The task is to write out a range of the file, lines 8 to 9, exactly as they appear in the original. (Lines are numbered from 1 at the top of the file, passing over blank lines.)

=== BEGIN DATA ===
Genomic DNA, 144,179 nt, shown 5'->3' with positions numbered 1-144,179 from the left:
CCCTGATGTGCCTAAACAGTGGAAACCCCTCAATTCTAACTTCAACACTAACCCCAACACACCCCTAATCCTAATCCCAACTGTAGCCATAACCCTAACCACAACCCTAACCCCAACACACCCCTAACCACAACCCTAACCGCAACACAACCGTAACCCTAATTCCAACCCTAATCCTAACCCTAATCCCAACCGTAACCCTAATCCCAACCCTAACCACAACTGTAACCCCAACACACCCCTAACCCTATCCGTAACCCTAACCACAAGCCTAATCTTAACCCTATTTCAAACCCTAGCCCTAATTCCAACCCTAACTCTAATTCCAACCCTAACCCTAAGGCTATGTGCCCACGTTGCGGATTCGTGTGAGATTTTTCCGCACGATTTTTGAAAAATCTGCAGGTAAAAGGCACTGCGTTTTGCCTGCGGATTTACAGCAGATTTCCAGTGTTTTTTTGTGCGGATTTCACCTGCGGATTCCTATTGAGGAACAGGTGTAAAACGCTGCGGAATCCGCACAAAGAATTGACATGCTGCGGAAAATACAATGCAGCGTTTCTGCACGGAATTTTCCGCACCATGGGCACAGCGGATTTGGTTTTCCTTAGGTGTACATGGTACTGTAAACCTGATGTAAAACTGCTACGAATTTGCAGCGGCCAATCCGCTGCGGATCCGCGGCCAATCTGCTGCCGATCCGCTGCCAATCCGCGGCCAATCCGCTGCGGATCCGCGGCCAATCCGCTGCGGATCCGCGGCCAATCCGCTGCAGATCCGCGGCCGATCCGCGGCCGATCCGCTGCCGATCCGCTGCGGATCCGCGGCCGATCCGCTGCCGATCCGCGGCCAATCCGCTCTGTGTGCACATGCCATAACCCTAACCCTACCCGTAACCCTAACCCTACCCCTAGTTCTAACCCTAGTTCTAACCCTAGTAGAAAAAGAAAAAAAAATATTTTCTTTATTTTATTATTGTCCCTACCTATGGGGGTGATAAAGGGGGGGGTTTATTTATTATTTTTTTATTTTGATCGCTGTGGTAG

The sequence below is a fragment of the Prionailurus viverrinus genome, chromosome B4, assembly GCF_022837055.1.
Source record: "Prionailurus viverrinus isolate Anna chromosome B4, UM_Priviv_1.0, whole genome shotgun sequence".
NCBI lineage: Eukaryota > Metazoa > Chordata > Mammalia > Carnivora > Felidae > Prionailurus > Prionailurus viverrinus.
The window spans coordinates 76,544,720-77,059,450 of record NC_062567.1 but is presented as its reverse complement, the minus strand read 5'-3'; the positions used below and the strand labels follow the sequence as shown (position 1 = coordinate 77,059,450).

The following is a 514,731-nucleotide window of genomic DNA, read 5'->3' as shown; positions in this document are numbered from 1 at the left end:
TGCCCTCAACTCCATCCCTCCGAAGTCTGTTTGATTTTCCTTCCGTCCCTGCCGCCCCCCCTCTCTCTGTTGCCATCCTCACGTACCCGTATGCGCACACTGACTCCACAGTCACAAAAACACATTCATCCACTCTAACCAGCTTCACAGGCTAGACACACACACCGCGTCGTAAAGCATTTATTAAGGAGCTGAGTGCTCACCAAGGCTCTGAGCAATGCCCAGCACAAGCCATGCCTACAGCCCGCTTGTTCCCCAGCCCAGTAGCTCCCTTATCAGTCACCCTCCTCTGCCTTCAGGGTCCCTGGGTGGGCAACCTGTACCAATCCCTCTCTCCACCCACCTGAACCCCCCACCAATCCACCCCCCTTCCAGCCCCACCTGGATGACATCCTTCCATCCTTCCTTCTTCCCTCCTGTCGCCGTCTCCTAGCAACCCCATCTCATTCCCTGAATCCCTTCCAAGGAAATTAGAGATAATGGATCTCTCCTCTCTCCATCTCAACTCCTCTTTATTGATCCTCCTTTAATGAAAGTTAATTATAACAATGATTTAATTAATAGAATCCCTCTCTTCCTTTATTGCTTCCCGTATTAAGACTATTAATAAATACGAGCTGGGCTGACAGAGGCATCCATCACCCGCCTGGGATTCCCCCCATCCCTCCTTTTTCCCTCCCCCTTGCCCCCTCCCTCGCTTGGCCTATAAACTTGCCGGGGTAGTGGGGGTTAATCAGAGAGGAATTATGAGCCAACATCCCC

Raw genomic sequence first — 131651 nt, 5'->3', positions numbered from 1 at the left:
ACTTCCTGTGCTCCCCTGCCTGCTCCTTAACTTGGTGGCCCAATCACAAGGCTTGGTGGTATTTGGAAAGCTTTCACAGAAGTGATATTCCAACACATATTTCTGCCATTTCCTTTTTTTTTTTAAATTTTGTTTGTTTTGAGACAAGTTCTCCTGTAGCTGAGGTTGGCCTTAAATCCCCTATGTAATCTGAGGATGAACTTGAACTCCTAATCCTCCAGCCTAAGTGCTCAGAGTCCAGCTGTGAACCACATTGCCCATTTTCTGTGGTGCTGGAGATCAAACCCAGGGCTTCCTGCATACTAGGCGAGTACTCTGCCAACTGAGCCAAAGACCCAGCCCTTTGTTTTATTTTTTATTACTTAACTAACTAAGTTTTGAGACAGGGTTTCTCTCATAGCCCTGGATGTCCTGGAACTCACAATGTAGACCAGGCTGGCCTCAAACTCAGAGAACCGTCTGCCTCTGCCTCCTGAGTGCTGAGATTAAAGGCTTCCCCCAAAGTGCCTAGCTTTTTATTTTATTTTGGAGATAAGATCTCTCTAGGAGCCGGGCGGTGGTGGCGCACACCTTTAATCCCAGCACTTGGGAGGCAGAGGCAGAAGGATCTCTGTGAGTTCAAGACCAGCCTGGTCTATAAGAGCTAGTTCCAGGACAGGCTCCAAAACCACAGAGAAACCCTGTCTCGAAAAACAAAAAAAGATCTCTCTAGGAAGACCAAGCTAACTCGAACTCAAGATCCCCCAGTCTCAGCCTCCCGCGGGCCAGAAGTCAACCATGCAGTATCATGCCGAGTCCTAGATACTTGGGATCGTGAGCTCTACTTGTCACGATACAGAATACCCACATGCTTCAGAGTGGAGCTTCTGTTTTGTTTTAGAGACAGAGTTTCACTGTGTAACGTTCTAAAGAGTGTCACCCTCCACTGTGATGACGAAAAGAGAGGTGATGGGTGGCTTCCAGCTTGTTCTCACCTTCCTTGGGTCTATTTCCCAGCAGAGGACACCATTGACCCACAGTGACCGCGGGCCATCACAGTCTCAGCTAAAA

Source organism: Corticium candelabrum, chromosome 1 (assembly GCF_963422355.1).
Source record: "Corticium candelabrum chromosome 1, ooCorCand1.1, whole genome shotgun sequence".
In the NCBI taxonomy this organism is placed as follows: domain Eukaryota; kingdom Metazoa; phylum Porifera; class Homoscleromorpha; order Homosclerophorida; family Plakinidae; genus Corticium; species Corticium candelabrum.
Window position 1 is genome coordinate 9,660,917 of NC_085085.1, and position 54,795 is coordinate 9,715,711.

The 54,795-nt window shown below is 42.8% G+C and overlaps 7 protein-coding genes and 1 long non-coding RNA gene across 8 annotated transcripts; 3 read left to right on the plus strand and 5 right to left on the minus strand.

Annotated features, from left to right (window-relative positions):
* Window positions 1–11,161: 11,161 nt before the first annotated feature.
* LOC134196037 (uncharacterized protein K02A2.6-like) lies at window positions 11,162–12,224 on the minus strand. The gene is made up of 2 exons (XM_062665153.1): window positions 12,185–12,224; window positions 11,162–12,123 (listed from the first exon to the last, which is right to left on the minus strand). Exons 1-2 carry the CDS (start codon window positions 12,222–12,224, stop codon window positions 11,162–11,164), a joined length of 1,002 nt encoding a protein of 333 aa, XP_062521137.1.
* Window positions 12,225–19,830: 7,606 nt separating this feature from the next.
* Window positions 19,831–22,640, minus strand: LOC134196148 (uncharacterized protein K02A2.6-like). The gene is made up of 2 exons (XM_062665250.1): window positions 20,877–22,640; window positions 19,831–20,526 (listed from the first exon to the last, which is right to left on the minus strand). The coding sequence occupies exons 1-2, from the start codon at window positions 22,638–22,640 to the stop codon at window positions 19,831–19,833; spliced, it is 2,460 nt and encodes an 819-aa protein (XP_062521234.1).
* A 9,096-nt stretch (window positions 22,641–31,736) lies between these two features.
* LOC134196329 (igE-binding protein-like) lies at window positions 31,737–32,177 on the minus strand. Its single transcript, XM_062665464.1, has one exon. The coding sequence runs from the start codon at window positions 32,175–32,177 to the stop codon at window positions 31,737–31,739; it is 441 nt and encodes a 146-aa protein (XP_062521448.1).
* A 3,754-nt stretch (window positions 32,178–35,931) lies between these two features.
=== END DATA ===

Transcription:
TGCCCTCAACTCCATCCCTCCGAAGTCTGTTTGATTTTCCTTCCGTCCCTGCCGCCCCCCCTCTCTCTGTTGCCATCCTCACGTACCCGTATGCGCACACTGACTCCACAGTCACAAAAACACATTCATCCACTCTAACCAGCTTCACAGGCTAGACACACACACCGCGTCGTAAAGCATTTATTAAGGAGCTGAGTGCTCACCAAGGCTCTGAGCAATGCCCAGCACAAGCCATGCCTACAGCCCGCTTGTTCCCCAGCCCAGTAGCTCCCTTATCAGTCACCCTCCTCTGCCTTCAGGGTCCCTGGGTGGGCAACCTGTACCAATCCCTCTCTCCACCCACCTGAACCCCCCACCAATCCACCCCCCTTCCAGCCCCACCTGGATGACATCCTTCCATCCTTCCTTCTTCCCTCCTGTCGCCGTCTCCTAGCAACCCCATCTCATTCCCTGAATCCCTTCCAAGGAAATTAGAGATAATGGATCTCTCCTCTCTCCATCTCAACTCCTCTTTATTGATCCTCCTTTAATGAAAGTTAATTATAACAATGATTTAATTAATAGAATCCCTCTCTTCCTTTATTGCTTCCCGTATTAAGACTATTAATAAATACGAGCTGGGCTGACAGAGGCATCCATCACCCGCCTGGGATTCCCCCCATCCCTCCTTTTTCCCTCCCCCTTGCCCCCTCCCTCGCTTGGCCTATAAACTTGCCGGGGTAGTGGGGGTTAATCAGAGAGGAATTATGAGCCAACATCCCC

Raw genomic sequence first — 131651 nt, 5'->3', positions numbered from 1 at the left: